Reprinted with permission of the author.

    Chapter 4

    Coxhead, A. (2005). Reviewed work: Upton, T. A. ‘Reading Skills for Success: A Guide to Academic Texts’ (2004).

    Reprinted with permission of the Assistant Editor of Reading in a Foreign Language, published by the University of Hawaii.

    Chapter 5

    Spack, R. (1998). ‘Initiating ESL students into the Academic Discourse Community: how far should we go?’ by Spack, R. and Zamel, V.

    Reproduced by permission of Taylor and Francis Group LLC., a division of Informa plc.

    Chapter 6

    Sutherland-Smith, W. (2005). ‘Pandora's box: academic perceptions of student plagiarism in writing.’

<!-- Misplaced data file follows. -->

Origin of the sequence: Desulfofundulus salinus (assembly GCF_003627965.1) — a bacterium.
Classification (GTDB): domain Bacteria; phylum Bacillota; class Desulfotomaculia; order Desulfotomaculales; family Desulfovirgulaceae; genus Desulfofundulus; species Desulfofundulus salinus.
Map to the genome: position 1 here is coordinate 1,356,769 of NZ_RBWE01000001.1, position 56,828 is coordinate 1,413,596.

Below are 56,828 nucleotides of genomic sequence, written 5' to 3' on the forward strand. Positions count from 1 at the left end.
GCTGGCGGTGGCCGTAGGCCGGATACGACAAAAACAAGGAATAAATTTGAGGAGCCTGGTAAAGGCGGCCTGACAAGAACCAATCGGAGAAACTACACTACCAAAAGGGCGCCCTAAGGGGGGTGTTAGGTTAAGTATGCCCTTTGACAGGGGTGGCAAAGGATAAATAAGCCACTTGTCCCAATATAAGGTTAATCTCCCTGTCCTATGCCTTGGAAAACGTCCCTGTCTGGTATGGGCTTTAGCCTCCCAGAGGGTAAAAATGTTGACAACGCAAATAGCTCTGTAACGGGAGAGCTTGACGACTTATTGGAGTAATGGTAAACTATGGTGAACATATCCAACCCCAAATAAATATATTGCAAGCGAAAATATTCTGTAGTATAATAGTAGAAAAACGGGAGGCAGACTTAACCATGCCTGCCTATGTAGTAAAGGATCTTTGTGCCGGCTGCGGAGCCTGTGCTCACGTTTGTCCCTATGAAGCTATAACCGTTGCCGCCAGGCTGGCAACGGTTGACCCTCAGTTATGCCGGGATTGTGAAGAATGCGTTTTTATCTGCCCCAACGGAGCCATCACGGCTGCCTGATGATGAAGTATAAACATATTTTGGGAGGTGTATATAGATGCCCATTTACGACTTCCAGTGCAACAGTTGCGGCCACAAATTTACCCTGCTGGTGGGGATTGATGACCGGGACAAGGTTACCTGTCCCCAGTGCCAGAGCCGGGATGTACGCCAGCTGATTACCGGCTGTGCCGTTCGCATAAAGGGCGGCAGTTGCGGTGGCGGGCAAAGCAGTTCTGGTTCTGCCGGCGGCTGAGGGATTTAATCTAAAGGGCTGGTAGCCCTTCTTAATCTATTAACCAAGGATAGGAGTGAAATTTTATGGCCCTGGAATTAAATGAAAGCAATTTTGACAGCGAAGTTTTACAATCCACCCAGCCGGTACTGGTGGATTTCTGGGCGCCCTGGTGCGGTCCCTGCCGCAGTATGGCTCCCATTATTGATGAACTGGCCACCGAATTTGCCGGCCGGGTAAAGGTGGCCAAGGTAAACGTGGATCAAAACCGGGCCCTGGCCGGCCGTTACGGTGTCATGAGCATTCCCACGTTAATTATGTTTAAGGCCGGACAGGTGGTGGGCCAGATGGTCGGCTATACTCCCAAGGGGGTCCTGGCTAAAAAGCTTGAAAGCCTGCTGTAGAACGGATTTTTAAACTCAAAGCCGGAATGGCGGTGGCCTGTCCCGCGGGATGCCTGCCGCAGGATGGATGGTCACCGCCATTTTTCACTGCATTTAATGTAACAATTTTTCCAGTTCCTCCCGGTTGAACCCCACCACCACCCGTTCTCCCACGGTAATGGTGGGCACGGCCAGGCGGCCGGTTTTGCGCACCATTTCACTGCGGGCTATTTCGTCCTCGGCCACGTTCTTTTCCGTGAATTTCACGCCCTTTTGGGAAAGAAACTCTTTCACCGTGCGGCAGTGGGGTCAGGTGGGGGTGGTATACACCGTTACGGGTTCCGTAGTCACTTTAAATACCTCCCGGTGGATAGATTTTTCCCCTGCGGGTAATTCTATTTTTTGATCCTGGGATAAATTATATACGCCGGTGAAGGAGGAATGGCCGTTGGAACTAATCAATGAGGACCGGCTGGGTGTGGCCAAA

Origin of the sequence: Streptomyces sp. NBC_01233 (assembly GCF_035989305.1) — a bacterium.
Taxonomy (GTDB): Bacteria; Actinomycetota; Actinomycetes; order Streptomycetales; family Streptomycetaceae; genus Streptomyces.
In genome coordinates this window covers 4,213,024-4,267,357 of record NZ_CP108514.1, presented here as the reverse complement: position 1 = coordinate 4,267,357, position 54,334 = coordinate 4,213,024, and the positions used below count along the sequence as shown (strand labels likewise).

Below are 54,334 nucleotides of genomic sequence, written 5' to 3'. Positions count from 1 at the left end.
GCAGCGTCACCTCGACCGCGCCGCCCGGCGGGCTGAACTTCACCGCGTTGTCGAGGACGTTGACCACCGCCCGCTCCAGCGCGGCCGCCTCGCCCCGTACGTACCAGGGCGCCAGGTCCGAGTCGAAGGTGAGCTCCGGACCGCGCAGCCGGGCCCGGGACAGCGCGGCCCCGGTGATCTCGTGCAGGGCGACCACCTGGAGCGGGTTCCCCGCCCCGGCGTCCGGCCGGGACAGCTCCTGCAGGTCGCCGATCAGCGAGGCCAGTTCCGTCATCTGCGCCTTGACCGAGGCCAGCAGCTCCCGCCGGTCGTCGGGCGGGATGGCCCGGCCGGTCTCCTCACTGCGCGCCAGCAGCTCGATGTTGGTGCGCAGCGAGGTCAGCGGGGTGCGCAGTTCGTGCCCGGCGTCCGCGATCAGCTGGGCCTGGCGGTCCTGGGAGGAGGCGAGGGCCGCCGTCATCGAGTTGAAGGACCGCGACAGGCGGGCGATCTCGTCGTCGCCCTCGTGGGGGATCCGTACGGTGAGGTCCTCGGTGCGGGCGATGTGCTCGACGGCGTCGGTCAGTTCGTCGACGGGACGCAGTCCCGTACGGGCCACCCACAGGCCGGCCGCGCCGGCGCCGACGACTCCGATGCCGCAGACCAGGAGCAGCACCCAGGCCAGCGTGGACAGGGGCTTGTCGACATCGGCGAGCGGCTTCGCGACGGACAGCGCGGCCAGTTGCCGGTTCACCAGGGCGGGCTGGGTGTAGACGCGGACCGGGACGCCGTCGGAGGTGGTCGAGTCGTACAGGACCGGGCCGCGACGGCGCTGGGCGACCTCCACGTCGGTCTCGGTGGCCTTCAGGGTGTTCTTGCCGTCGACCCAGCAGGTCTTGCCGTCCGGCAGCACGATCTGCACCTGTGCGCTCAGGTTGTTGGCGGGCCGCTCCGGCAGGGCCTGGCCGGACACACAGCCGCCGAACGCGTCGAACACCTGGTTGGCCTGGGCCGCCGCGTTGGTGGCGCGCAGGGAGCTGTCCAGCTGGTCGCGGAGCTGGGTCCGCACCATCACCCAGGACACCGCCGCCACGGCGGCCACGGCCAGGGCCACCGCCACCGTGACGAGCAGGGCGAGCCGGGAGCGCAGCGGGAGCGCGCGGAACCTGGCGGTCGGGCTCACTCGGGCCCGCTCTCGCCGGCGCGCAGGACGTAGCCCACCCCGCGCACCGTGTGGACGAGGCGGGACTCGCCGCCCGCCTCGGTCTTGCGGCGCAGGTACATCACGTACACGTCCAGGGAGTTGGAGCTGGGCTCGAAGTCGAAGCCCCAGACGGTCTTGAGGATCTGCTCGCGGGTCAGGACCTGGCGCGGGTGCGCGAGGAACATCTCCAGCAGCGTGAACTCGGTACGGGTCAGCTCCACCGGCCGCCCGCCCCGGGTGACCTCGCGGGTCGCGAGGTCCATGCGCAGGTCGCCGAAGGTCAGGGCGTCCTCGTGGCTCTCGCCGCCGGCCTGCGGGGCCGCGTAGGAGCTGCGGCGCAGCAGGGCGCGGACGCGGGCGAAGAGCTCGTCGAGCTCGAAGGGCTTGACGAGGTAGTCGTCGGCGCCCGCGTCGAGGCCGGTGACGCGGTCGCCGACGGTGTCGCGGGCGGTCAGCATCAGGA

Reprinted with kind permission of Elsevier.

    Chapter 7

    Brandt, C. (2007). ‘Material matters: the case for EAP as subject matter of EAP courses.’ Reprinted with permission of David Palfreyman, Editor of Learning and Teaching in Higher Education: Gulf Perspectives. Vol. 5, Issue 1, January 2008.

    Chapter 8

    Nunn, R. (2007). ‘Making reasonable claims.’

    Reprinted with permission of the author.

    Chapter 9

    Thompson, C. (1999). ‘Critical thinking: what is it and how do we teach it in English for Academic Purposes (EAP) programs?’

    Reprinted with permission of the Manager, Administration, Higher Education Research and Development Society of Australasia.

    Chapter 10

    Cioffi, F. L. (2005). The Imaginative Argument. Princeton University Press.

    Reprinted by permission of Princeton University Press.